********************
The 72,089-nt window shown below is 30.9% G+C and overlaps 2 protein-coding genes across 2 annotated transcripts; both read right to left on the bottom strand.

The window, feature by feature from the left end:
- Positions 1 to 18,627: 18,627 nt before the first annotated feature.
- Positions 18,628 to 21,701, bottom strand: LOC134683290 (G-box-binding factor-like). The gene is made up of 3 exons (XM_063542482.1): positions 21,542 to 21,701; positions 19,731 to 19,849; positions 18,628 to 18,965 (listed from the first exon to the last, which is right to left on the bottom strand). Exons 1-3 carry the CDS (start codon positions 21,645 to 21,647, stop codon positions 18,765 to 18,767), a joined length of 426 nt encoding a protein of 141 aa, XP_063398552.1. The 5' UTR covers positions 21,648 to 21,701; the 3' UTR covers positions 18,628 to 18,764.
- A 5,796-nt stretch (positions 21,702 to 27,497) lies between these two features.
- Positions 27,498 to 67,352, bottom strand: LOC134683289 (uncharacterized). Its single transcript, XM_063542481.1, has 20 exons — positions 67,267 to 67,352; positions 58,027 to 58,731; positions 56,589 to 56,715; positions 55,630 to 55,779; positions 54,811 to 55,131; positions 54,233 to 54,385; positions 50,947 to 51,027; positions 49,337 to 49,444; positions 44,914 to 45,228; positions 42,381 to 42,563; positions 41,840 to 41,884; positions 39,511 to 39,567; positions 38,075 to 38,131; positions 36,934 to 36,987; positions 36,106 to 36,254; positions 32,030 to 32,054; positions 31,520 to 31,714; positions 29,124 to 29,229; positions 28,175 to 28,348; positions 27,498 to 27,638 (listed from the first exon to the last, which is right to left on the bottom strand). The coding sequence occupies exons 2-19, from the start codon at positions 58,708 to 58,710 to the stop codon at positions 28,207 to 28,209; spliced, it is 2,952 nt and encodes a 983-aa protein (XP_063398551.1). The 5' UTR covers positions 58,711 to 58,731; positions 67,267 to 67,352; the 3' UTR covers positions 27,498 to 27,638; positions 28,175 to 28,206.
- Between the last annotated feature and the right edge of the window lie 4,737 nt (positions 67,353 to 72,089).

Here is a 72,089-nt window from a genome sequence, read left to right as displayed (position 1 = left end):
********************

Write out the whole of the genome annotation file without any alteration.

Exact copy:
The 72,089-nt window shown below is 30.9% G+C and overlaps 2 protein-coding genes across 2 annotated transcripts; both read right to left on the bottom strand.

The window, feature by feature from the left end:
- Positions 1 to 18,627: 18,627 nt before the first annotated feature.
- Positions 18,628 to 21,701, bottom strand: LOC134683290 (G-box-binding factor-like). The gene is made up of 3 exons (XM_063542482.1): positions 21,542 to 21,701; positions 19,731 to 19,849; positions 18,628 to 18,965 (listed from the first exon to the last, which is right to left on the bottom strand). Exons 1-3 carry the CDS (start codon positions 21,645 to 21,647, stop codon positions 18,765 to 18,767), a joined length of 426 nt encoding a protein of 141 aa, XP_063398552.1. The 5' UTR covers positions 21,648 to 21,701; the 3' UTR covers positions 18,628 to 18,764.
- A 5,796-nt stretch (positions 21,702 to 27,497) lies between these two features.
- Positions 27,498 to 67,352, bottom strand: LOC134683289 (uncharacterized). Its single transcript, XM_063542481.1, has 20 exons — positions 67,267 to 67,352; positions 58,027 to 58,731; positions 56,589 to 56,715; positions 55,630 to 55,779; positions 54,811 to 55,131; positions 54,233 to 54,385; positions 50,947 to 51,027; positions 49,337 to 49,444; positions 44,914 to 45,228; positions 42,381 to 42,563; positions 41,840 to 41,884; positions 39,511 to 39,567; positions 38,075 to 38,131; positions 36,934 to 36,987; positions 36,106 to 36,254; positions 32,030 to 32,054; positions 31,520 to 31,714; positions 29,124 to 29,229; positions 28,175 to 28,348; positions 27,498 to 27,638 (listed from the first exon to the last, which is right to left on the bottom strand). The coding sequence occupies exons 2-19, from the start codon at positions 58,708 to 58,710 to the stop codon at positions 28,207 to 28,209; spliced, it is 2,952 nt and encodes a 983-aa protein (XP_063398551.1). The 5' UTR covers positions 58,711 to 58,731; positions 67,267 to 67,352; the 3' UTR covers positions 27,498 to 27,638; positions 28,175 to 28,206.
- Between the last annotated feature and the right edge of the window lie 4,737 nt (positions 67,353 to 72,089).

Here is a 72,089-nt window from a genome sequence, read left to right as displayed (position 1 = left end):